Like Nicodemus, we think we understand. How can Jesus be talking about baptism? Only after He dies and rises does He command His Apostles to disciple the nations by baptizing and teaching (Matthew 28:19-20).

Contemplate what occurs next in this continuing dialogue. To keep us from perishing forever, God sent His Son. Still, He is yet to die on the forsaken wood. Though what else can Christ be referring to but His looming death on the cross? Both baptism and His death still await and, yet, He talks about them both. Yes, we also trip over His words, drowning in the deep water of our Savior’s reflections.

Silly man, you didn’t cause your first birth. So, what makes you think you can birth yourself from above? Only God can do this, using water and His life-giving Spirit.

Ponder the destroying deluge in Genesis. In this world, wickedness became an insatiable beast, seeking no reprieve. Scrutinize what’s on the line when God mentions evil overtaking the world. Without an intervention, Noah’s offspring will soon forsake God’s promise of His heaven-sent Rescuer to come.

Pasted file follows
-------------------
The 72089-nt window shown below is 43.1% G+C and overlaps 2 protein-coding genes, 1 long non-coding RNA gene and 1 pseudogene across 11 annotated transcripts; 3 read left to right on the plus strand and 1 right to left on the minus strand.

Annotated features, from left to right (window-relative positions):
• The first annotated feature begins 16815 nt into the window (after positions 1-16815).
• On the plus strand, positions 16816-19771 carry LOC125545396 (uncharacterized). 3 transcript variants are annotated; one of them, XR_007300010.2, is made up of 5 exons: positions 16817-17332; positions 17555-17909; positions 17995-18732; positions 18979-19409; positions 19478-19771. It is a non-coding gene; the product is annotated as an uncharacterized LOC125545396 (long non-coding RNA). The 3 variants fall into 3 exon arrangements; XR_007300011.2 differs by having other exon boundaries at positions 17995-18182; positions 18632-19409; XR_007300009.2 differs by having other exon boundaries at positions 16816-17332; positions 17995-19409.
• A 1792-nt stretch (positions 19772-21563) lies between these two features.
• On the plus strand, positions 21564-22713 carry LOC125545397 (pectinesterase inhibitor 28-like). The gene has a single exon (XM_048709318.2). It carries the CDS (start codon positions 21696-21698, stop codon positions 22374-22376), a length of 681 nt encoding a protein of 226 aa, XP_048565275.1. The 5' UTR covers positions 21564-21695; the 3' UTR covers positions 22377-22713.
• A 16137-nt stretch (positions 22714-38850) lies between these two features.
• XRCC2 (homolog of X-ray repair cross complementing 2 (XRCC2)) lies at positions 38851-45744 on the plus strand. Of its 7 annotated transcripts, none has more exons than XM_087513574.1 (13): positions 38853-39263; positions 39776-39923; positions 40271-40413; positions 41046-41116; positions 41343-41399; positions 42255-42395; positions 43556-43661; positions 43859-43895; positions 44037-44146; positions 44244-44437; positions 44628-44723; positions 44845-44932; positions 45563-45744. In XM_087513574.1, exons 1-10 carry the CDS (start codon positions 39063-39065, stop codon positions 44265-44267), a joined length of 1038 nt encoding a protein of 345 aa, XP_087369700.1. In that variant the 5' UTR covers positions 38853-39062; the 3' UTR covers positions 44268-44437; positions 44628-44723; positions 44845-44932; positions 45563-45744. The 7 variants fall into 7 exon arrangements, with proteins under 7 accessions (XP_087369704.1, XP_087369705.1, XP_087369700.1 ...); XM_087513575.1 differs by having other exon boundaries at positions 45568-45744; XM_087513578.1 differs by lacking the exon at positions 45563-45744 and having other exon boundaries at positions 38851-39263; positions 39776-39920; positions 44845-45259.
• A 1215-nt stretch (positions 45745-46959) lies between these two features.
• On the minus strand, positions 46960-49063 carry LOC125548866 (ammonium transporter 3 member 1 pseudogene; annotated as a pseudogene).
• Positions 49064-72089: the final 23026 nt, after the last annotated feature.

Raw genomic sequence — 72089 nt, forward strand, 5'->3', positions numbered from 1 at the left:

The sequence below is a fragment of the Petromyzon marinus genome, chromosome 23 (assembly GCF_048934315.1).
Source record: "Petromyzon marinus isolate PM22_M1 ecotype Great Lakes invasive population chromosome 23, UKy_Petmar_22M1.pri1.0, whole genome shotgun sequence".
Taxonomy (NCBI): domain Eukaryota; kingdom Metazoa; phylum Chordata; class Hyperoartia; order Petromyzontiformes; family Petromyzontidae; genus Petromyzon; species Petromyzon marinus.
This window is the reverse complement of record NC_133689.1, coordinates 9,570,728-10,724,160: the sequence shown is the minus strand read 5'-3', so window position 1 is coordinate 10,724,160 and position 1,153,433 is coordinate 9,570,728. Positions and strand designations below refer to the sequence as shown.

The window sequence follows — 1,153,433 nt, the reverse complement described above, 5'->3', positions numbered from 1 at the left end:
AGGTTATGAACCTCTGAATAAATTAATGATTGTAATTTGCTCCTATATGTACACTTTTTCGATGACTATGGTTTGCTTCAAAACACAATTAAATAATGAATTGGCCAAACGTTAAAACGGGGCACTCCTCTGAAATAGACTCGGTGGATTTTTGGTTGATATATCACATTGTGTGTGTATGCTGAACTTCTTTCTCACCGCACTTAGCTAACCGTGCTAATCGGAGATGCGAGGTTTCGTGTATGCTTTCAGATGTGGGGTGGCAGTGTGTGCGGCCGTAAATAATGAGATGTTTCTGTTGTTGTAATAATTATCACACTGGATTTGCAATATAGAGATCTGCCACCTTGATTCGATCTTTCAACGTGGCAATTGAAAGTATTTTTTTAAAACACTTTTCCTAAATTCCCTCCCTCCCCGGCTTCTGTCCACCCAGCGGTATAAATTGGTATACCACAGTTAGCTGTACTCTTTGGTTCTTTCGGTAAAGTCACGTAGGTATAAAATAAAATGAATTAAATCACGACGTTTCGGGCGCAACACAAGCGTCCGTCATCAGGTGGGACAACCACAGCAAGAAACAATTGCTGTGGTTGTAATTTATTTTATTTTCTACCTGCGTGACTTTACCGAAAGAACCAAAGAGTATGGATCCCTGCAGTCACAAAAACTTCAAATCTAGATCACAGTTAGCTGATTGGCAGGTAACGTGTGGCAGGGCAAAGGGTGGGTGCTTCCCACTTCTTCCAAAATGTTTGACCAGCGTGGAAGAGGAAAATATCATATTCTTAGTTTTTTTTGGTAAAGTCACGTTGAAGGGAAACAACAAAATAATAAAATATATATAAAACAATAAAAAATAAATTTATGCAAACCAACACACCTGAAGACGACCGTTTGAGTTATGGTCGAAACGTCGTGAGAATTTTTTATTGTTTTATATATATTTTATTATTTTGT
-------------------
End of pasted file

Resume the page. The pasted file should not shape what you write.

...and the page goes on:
So, God acts. For, if He doesn’t intercede for our salvation, immortal life will fail to become a reality for the corrupted descendants of Adam, for you, me, and Roger. Though we wince at the cruelty of the overwhelming flood, the water’s real life-changing act is to save people, so the world’s long-promised Savior will come.

After, God will place a rainbow in the sky as a sign, never to destroy humanity by water again. This flood’s larger purpose is to rescue eight people—Noah and family, from whom the prophesied Messiah will come. Oh, St. Peter goes crazy with this!

No longer will God exploit water to kill, but to give life. The rainbow foretold this, testifying to what He will do through water. The instructing Christ intends Nicodemus to welcome what will take place in His use of water. In the same way, Nicodemus should discover and value Jesus’ coming death for our everlasting deliverance.